By Dr. Mark Warren

    In the field of eating disorders, multiple studies have shown that Family Based Treatment (FBT) is the most effective method available to achieve successful weight restoration and maintenance after treatment is completed. Unfortunately, specific treatments for adults have not been shown to have the same long term benefits as FBT. Clearly there are many variables involved in this data, however there are elements to FBT that may point us to a better understanding of what happens for adults.

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Recent Maudsley FBT Research

January 15, 2013. Written by Mark Warren, M.D.
  • Re-posted from Cleveland Center for Eating Disorders (CCED) blog archives. CCED and The Emily Program partnered in 2014.

    By Dr. Mark Warren

    A recent article in the International Journal of Eating Disorders by Couturier, Kimber, and Szatmari (2013) adds to the literature on the effectiveness of Maudsley Family Based Therapy (FBT). Their conclusion is that while FBT does not show superiority to other therapies during treatment, there are significant benefits at the 6 -12 month follow up. These benefits reach a level of significance that would cause one to recommend FBT for the treatment of eating disorders in adolescents instead of individual therapy. As they discuss in their article, there are multiple limitations to this study, however research literature has long pointed to the superiority of FBT over individual therapy. This article therefore adds to a growing body of data.

    From a CCED perspective, we are particularly interested in what happens in those first 6 months and if there is a way to improve the outcome of FBT more rapidly for adolescents. Our clinical experience is that by adding higher levels of care, in particularly partial hospitalization in conjunction with FBT, that we can improve orientation, adherence, and effectiveness of FBT, while still staying in line with the FBT model. Our clinical experience does not meet the criteria of the research considered in this particular article, since it is not a randomized control trial or have a control group associated with it. However, given the data that we have, we hope to find that the utilization of FBT within a higher level of care may be a more rapid way to help our clients move from anorexia to recovery. We hope to publish in the next year on the results of our research into this question.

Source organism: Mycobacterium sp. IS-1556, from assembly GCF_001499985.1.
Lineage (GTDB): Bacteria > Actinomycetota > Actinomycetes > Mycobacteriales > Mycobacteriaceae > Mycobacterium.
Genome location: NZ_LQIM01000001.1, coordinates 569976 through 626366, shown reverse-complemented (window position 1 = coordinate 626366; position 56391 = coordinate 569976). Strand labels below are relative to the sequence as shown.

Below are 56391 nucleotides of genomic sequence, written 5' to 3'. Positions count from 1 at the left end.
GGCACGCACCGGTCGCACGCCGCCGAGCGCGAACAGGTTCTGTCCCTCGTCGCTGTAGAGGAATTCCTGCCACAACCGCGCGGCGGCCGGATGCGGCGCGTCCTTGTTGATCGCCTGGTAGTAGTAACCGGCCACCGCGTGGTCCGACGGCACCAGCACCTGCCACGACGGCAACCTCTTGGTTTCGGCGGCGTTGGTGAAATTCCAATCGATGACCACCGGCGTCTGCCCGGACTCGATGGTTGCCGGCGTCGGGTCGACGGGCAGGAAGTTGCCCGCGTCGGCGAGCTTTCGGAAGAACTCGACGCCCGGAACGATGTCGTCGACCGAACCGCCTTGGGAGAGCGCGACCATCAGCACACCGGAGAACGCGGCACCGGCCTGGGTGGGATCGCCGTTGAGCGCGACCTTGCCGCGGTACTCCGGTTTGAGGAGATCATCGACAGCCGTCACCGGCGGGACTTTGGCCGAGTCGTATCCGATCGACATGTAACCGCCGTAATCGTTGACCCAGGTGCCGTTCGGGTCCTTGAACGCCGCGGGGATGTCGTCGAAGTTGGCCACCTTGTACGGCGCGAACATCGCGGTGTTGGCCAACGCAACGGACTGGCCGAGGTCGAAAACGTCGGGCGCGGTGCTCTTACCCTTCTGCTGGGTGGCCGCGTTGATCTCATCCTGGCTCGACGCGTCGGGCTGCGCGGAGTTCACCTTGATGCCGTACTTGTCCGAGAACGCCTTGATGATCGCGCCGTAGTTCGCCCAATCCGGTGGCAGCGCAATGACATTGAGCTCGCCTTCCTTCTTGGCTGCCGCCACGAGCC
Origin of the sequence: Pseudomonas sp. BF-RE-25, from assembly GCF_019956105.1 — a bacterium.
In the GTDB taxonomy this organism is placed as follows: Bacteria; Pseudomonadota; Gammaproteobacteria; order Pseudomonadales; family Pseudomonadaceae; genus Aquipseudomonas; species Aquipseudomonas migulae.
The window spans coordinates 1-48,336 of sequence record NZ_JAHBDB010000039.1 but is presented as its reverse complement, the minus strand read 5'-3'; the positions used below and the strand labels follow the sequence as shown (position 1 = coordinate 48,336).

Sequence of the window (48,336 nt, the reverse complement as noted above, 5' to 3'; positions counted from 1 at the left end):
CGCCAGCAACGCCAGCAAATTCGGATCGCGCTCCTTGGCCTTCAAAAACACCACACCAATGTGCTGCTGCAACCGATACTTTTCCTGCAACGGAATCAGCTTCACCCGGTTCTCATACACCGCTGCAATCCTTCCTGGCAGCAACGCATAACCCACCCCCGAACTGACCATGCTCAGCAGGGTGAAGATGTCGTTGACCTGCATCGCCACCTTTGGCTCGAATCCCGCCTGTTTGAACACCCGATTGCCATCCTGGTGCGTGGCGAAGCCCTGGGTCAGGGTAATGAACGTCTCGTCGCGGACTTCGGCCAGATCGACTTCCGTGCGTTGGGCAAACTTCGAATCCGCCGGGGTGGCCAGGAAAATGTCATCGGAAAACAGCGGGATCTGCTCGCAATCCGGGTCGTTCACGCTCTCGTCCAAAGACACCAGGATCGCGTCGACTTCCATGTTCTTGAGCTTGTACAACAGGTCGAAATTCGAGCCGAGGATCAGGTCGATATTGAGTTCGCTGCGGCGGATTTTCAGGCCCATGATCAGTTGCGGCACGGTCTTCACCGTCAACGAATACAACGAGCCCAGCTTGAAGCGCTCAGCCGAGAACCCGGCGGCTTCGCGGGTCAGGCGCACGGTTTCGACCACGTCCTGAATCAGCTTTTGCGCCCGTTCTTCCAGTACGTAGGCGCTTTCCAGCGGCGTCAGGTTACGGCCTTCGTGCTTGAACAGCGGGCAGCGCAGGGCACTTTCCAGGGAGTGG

Couturier, J., Kimber, M. and Szatmari, P. (2013), Efficacy of family-based treatment for adolescents with eating disorders: A systematic review and meta-analysis. Int. J. Eat. Disord., 46: 3–11. doi: 10.1002/eat.22042

    Contributions by Sarah Emerman

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Updates at Cleveland Center for Eating Disorders (CCED)

January 03, 2012. Written by Mark Warren, M.D.
  • Re-posted from Cleveland Center for Eating Disorders (CCED) blog archives. CCED and The Emily Program partnered in 2014.

    By Dr. Mark Warren and Sarah Emerman

    We've had a very busy year in 2011 and want to thank all of our blog readers for your support and interest. As the year comes to a close we hope this post finds everyone in good health and moving to new places of healing.

    At CCED we know that as new research emerges we must constantly change and evolve to provide the most up to date evidence based care. In the spirit of constant improvement we have made several additions to our programming in the last few months.

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Recovery for life is possible 888-364-5977

Recovery for life is possible

888-364-5977